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Ernie Schaaf

Sport: Boxing

Born: September 27, 1908

Died: February 14th, 1933

Town: Elizabeth

Frederick Ernest Schaaf Jr. was born September 27, 1908 in Elizabeth. A big child who went by his middle name, Ernie, he was one of seven children. His father made deliveries for a local brewery. Ernie idolized Mickey Walker and was drawn to boxing. He began training after school around the age of 13. At the age of 15, with his parents’ consent, Ernie enlisted in the Navy. He served on the same ship with another fighter, Jack Sharkey, who encouraged him to pursue his passion—and then beat him to a pulp.

In 1925, Ernie—who was 5’11” and weighed 175 pounds—entered the All Services Championship in Brooklyn. He knocked out favorite Jim Harvey in the semifinal after falling behind on points, and then beat Henry Nealon with a first-round KO to win the heavyweight title at the age of 17. After leaving the Navy in 1927, Ernie moved to Massachusetts and turned professional, working with manager and trainer Phil Schlossberg, like Ernie an ex-Navy fighter.

Ernie grew three more inches and bulked up over 200 pounds. By 1930, he was considered a heavyweight contender—a distinction amplified with a victory over Max Baer in Madison Square Garden. Three months earlier, Baer had knocked out Frankie Campbell, who later died from his injuries. Around this time, Sharkey bought Ernie contract and became his de facto manager. The problem was that Sharkey was also a heavyweight contender, which meant Ernie would have to wait longer for a title shot. Worse, if Sharkey won the title, Ernie would have to fight his own manager—something that had never happened before. And that’s exactly how it worked out, as Sharkey took a split decision from Max Schmeling in 1932.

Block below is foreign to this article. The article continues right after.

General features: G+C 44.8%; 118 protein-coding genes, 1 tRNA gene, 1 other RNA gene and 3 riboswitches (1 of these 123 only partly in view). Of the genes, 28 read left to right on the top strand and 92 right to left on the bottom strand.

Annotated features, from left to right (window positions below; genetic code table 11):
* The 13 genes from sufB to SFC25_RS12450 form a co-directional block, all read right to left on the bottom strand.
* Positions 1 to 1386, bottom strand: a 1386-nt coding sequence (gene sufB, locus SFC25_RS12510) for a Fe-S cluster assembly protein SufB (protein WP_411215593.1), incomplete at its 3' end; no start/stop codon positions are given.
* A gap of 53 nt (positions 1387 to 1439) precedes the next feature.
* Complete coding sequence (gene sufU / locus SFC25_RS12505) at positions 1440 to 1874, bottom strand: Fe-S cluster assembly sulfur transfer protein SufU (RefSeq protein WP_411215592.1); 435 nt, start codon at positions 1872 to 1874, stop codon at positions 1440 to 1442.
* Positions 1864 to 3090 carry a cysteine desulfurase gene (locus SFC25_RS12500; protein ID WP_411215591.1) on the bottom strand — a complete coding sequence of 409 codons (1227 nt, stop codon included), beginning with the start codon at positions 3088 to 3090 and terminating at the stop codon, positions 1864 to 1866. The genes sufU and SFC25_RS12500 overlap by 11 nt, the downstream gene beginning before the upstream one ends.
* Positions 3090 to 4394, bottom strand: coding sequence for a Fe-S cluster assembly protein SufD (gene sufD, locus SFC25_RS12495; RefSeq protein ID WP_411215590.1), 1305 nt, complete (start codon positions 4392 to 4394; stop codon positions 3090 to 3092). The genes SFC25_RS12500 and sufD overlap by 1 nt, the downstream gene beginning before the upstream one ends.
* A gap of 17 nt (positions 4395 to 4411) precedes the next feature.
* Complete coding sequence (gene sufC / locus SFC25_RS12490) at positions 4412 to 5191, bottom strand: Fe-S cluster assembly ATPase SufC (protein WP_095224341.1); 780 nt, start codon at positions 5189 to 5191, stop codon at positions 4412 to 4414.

Meanwhile, that same year, Ernie lost badly to Baer and also to Stanley Poreda—but also beat Tony Galento and Young Stribling. On February 10, 1933, Ernie stepped into the ring against 6’6” Primo Carnera despite suffering the after effects of a bout with the flu. Despite giving up almost 50 pounds to Carnera, Ernie was a slight favorite. The 15-round bout drew a standing room only crowd at Madison Square Garden.

Throughout the fight, Ernie tried to work Carnera’s body, but he was sluggish and paid a price every time he moved in close. He bloodied the Italian heavyweight’s nose and by the middle rounds both men looked exhausted and resorted to long clinches, which drew the ire of the fans. By the 10th round Carnera began delivering consistent shots to Ernie’s head. Ernie made it to the 13th round, but a thunderous left jab sent him to the canvas. And the fight was over. It was the first knockout of Ernie’s career.

Ernie was still unconscious when he was carried into the dressing room. He was moved across the street to a hospital, where he drifted in and out of consciousness. His left side seemed paralyzed and he was given his last rites the following evening. On the 13th, surgeons operated to relieve pressure on Ernie’s brain. He passed away at the age of 24 in the predawn hours of the 14th. An autopsy revealed that Ernie had died from a cerebral hemorrhage, but that he was also suffering from meningitis, which might have started the previous summer as a result of the beating he took from Baer.


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